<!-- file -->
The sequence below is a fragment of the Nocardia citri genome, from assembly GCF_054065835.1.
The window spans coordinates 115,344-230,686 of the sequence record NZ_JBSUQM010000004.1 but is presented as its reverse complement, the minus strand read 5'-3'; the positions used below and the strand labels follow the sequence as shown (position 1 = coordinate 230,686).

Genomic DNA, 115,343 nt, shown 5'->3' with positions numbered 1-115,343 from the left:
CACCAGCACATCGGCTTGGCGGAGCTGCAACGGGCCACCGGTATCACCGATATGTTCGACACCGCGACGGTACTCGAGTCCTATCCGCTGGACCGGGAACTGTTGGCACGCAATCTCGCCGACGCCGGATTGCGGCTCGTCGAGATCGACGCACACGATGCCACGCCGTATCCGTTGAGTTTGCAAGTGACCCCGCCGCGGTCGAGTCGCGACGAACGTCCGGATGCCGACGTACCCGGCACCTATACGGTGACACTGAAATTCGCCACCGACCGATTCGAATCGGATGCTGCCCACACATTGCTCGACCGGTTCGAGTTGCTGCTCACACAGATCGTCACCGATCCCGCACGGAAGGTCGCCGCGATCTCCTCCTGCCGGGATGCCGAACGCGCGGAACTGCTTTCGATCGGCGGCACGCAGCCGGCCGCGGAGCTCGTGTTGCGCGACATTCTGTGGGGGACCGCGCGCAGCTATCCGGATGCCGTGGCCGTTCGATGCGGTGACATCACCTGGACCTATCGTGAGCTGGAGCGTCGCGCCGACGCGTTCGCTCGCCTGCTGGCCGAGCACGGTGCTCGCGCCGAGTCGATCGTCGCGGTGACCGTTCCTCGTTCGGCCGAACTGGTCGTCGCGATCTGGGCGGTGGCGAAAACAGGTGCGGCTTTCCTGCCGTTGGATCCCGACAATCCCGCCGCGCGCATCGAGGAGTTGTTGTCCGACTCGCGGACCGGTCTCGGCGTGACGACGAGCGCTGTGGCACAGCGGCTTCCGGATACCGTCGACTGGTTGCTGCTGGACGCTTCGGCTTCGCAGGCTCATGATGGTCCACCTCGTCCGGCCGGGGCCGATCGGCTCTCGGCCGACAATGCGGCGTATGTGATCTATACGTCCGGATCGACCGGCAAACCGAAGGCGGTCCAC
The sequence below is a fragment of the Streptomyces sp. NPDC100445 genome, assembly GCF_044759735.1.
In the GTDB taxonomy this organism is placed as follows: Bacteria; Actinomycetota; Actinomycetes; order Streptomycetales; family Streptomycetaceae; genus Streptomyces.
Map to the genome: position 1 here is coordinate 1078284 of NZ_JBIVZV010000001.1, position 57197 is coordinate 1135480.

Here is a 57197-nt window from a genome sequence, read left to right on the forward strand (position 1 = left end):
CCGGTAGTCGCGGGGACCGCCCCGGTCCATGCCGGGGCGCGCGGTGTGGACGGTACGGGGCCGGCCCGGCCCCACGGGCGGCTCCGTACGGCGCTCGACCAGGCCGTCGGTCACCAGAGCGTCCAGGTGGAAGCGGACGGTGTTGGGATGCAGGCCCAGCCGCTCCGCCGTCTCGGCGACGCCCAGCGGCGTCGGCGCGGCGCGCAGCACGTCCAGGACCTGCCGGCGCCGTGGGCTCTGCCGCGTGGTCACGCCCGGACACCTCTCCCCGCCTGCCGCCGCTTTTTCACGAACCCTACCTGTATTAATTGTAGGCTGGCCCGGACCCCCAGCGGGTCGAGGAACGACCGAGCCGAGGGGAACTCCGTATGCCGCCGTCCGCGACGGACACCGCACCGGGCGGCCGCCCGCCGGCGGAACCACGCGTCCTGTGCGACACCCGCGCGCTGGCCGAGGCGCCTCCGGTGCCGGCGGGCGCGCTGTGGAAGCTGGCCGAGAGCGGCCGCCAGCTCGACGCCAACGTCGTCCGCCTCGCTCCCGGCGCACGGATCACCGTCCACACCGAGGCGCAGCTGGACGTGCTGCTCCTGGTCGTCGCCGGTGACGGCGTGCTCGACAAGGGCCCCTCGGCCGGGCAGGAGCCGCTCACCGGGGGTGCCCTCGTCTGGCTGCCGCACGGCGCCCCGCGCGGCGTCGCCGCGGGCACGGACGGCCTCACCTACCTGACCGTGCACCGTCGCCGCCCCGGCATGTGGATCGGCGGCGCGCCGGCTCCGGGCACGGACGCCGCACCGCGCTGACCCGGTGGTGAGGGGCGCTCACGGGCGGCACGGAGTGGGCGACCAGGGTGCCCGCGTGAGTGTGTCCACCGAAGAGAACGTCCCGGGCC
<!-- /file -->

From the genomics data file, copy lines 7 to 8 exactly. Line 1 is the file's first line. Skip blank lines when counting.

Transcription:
Map to the genome: position 1 here is coordinate 1078284 of NZ_JBIVZV010000001.1, position 57197 is coordinate 1135480.

Here is a 57197-nt window from a genome sequence, read left to right on the forward strand (position 1 = left end):